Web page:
Food insecurity is defined as a situation in which a state or household does not have access to the proper amount of “sufficient, safe, [and]nutritious food [required] to maintain a healthy and active life.”1 It is a global phenomenon that affected 925 million people worldwide in 2010, 98% of whom were in developing countries.2 In Arab countries, 31 million people, or 10% of the population, are classified as food insecure.3 A variety of conflating factors may contribute to a region’s food insecurity.
These include environmental conditions, global food market fluctuations, development, as well as global and national politics.
Food insecurity is a major issue facing Palestinians living in the occupied Palestinian territory (oPt.) Over 20% of the population of the West Bank and over 50% of the population of the Gaza Strip live in food insecurity.4 While it is also affected by global phenomena such as environmental degradation and rising food prices, food security in the oPt is largely dependent on the lack of Palestinian food sovereignty. Though closely linked to food insecurity, food sovereignty involves the right of a state to be food self-sufficient based on their own democratically-determined polices.
Unlike food security, which measures the type and amount of food people receive, food sovereignty measures the extent of control a state has over its own food resources. Food insecurity in the oPt is caused by unemployment, poverty, as well as high food prices. Therefore, issues of food insecurity are compounded by a lack of food sovereignty.
Since the Occupation began in 1967, Israel has confiscated thousands of dunums of land from Palestinian farmers and has used this land to build illegal Israeli settlements, settleronly roads, and the Separation Wall that runs through the West Bank. The 519 checkpoints, roadblocks, and other closures throughout the West Bank create extreme challenges for farmers attempting to reach their land and their markets.5 Farmers in the West Bank are also subject to repeated destruction and vandalism of their land and crops by the Israeli military and settlers. In Gaza, farmers have lost 25% of their most fertile agricultural land to the “buffer zone” that borders Israel. Israeli patrol boats further limit fishermen to only three nautical miles off the coast, just 15 % of Gaza’s legal territorial waters promised under the Oslo Accords.6 The Israeli blockade of Gaza continues to impede agricultural production and access to food and has rendered 80% of Gaza’s population dependent on international emergency food aid. Therefore, due to the effects of Israeli land and resource confiscation and destruction, Israeli imposed limitations on trade, environmental issues, and a growing global food crisis, Palestine is unable to achieve the food sovereignty that could enable the economic and social conditions necessary to reduce the levels of food insecurity.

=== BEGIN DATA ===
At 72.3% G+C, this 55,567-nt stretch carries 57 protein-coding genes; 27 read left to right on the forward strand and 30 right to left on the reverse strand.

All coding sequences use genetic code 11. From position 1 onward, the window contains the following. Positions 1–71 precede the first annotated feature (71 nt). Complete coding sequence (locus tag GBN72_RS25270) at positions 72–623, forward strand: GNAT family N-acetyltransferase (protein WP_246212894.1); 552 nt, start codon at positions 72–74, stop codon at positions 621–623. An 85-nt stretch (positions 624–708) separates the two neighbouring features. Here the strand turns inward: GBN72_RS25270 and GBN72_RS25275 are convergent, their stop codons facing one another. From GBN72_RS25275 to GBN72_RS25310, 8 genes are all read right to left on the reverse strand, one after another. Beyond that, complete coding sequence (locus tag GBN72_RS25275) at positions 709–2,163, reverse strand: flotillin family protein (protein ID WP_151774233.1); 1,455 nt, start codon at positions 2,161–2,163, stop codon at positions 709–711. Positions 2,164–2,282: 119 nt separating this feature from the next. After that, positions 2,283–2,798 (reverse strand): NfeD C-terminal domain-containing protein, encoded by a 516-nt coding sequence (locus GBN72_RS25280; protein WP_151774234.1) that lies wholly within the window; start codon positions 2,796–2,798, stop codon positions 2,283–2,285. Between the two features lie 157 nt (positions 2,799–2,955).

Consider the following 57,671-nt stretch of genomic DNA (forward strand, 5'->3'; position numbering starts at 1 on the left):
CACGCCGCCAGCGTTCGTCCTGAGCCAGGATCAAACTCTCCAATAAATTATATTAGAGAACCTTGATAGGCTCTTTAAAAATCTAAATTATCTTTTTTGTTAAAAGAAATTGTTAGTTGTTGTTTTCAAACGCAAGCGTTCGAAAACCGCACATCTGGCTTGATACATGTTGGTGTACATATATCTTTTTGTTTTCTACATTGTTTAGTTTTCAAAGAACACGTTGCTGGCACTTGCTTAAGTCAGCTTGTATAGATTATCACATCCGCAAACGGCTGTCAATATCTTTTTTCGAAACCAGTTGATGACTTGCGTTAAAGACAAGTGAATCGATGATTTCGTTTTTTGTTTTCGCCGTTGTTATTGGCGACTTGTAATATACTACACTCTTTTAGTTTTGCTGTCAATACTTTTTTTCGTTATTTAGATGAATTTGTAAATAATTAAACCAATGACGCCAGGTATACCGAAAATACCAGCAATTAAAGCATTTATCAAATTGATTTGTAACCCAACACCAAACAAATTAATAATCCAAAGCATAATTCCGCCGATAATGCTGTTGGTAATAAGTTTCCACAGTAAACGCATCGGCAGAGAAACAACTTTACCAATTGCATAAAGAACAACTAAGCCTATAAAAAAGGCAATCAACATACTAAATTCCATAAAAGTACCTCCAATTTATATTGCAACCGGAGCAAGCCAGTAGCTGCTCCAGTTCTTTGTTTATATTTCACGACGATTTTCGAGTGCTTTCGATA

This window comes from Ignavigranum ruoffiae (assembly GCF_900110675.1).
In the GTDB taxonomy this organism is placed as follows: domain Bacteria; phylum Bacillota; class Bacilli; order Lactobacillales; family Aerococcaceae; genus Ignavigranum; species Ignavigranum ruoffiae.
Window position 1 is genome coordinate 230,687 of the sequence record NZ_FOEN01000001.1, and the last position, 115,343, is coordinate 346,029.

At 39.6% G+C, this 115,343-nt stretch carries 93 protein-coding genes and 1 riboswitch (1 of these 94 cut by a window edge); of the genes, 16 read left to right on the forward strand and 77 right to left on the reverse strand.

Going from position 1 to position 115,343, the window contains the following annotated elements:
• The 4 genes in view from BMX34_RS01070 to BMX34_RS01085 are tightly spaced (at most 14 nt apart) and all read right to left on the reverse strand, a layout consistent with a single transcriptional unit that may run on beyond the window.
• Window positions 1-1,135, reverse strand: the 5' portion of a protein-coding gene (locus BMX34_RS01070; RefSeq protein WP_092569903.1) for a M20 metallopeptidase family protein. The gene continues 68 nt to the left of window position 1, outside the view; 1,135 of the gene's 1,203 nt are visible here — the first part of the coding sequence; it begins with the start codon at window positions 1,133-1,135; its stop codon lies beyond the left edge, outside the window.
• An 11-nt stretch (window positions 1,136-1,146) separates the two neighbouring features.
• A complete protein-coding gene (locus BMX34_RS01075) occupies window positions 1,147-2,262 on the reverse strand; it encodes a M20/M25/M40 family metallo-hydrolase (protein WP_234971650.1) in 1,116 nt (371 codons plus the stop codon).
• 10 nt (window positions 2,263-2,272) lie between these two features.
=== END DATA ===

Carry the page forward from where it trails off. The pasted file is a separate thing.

This report outlines both the multiple causes of Palestine’s lack of food sovereignty and highlights broad policy and development options from the local to the national levels to alleviate this crisis. The report will first define the concepts of food sovereignty and food security and explain the effects of food insecurity on the Palestinian population. It will then analyze how Israel’s land policies limit Palestine’s ability to create a self-sufficient food sector, thus increasing dependency and unemployment. Related to Palestinian food dependency, Israeli limitations imports to the oPt, thereby increasing local food costs for Palestinians, will be detailed. The report will then show how environmental issues including climate change, water shortages, desertification, and biodiversity compound these food shortages. Finally, this report will connect growing food insecurity in the oPt to the global food crisis.